# Higher Order Functions: Lambda calculus, Currying, Maps

This is the second of a series of articles that illustrates functional programming (FP) concepts to imperative programmers. As you go through these articles with code examples in Haskell (one of the most popular FP languages), you gain the grounding for picking up any FP languages quickly. Why should you care about FP? See this post.

In the last post, we learned that in FP, recursions are used in place of loops. In this post, we’ll go through another important concept: higher order functions, which dramatically increase one’s expressive power.

In functional languages, functions are first-class citizens. That is, function is an entity that supports all the operations generally available to other entities. For example, functions can be passed as an argument, returned from a function, and assigned to a variable.

Lambda calculus is a formal system for representing function abstractions and applications and more. We’ll first go through some basic lambda calculus concepts/notations. Then I’ll explain the concept of currying. Finally, we’ll look at the map function which takes a function as an input. After these, you will master functions like a pro FPer!

## Functions and the Lambda (λ) Notation

Lambda Calculus builds on the concept of functions. A function takes in input(s), processes the input(s) and returns an output. E.g., a function can take an input `x`, and output `x+1`. Or, a function can take inputs `x` and `y`, and output `x+y`. In lambda calculus, we write these functions as

``````λx.x+1

λx.λy.x+y
``````

These are called anonymous functions (functions that are unnamed). An input is preceded by a `λ` and followed by a dot. The last dot is followed by the output of the function.

In Haskell, `λ` is represented by `\`. We can write the above anonymous functions in Haskell:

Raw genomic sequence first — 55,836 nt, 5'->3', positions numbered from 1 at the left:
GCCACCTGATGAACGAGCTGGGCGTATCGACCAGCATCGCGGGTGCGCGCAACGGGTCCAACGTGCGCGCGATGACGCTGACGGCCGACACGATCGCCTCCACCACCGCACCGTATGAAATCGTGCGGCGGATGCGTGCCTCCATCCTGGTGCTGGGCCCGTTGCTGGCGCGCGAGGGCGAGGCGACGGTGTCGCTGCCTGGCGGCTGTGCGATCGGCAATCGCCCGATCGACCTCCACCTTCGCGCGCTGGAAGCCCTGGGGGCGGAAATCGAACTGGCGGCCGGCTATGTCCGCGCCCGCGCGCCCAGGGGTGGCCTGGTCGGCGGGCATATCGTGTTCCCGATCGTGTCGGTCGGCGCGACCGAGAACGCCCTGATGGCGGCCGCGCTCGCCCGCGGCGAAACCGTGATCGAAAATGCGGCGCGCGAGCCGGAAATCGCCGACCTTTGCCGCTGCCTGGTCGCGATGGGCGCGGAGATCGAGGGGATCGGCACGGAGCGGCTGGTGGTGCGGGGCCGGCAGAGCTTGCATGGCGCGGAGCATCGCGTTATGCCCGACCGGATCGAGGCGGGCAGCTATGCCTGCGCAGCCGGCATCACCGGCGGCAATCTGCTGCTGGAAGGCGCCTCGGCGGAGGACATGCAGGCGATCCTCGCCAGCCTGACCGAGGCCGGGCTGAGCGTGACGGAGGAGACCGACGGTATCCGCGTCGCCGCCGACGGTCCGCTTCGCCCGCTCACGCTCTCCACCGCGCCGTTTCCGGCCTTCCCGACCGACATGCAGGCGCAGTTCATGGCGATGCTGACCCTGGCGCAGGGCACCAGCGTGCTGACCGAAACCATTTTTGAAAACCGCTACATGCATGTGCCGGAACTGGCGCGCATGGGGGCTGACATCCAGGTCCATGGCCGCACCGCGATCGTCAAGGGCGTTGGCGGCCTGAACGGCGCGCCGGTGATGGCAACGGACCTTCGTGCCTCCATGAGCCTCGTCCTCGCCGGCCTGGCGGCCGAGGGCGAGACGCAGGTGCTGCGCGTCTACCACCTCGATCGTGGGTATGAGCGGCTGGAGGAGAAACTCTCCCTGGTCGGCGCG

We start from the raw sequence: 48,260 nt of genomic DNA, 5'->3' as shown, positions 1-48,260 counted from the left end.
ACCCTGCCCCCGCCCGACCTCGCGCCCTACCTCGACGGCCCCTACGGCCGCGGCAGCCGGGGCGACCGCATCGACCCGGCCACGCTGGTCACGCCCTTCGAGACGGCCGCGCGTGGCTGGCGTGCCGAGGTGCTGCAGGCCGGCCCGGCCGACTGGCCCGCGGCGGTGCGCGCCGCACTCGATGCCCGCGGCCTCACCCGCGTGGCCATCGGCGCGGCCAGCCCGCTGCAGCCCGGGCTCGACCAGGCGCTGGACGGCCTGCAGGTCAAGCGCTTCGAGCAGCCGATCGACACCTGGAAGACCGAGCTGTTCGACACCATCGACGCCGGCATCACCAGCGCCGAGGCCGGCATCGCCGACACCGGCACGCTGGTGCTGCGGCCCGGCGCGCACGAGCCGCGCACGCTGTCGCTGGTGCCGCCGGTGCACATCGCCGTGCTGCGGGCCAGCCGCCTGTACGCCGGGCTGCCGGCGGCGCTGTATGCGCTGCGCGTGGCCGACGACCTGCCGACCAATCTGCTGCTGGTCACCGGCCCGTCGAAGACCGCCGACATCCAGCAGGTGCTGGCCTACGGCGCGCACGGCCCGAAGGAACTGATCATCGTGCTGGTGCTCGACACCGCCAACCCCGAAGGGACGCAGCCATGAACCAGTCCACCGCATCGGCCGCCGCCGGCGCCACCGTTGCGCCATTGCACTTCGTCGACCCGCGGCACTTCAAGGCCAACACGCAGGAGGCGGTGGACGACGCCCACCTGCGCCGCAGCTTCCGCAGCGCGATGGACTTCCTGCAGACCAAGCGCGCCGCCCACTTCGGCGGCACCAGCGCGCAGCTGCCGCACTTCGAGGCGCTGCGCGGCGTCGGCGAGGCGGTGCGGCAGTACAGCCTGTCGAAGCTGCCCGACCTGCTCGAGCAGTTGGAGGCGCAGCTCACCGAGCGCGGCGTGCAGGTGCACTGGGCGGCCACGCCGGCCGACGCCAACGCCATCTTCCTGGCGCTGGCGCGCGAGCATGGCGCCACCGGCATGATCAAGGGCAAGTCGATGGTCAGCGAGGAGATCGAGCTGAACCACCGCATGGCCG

``````\x -> x + 1

\x y -> x + y
``````

We evaluate a function in the usual manner. In terms of notation, we write the value(s) of the input(s) after we define the function. E.g., when `x = 5` in the first function above, we write:

`(λx.x+1) 5 = 5 + 1 = 6`

Or, when `x = 5` and `y = 7` in the second function, we write:

`(λx.λy.x+y) 5 7 = 5 + 7 = 12`

In a Haskell REPL (GHCi) we can see this in action:

``````Prelude> (\x -> x + 1) 5
6
Prelude> (\x y -> x + y) 5 7
12
``````

## Currying and Partial applications

A function can have more than one input. In lambda calculus, each input is preceded by a `λ` symbol. Another way of thinking about more than one input is currying. Currying a function of two inputs turns that function into a function with one input by passing one of the inputs into it. In other words, currying turns `f(x,y)` to `g(y)` in which `g` is `f` with `x` passed into it. And g only takes one input, y. For example:

`f(x,y) = x + y if x = 3 then f(3,y) = 3 + y`

Similarly in lambda calculus:

``````λx.λy.(x+y) 3 y
= λy.(3+y) y
``````

One can curry recursively, and turn a function of any number of input to a function of that number of input minus one. For example:

``````λx.λy.λz.(x+y+z) 3 4 5
= λy.λz.(3+y+z) 4 5
= λz.(3+4+z) 5
= (3+4+5)
``````

It is important to keep in mind that some functional languages curry their functions by default. To illustrate, we can examine the type signature of this function in Haskell. We can ask GHCi for the type signature of this function using :t in GHCi: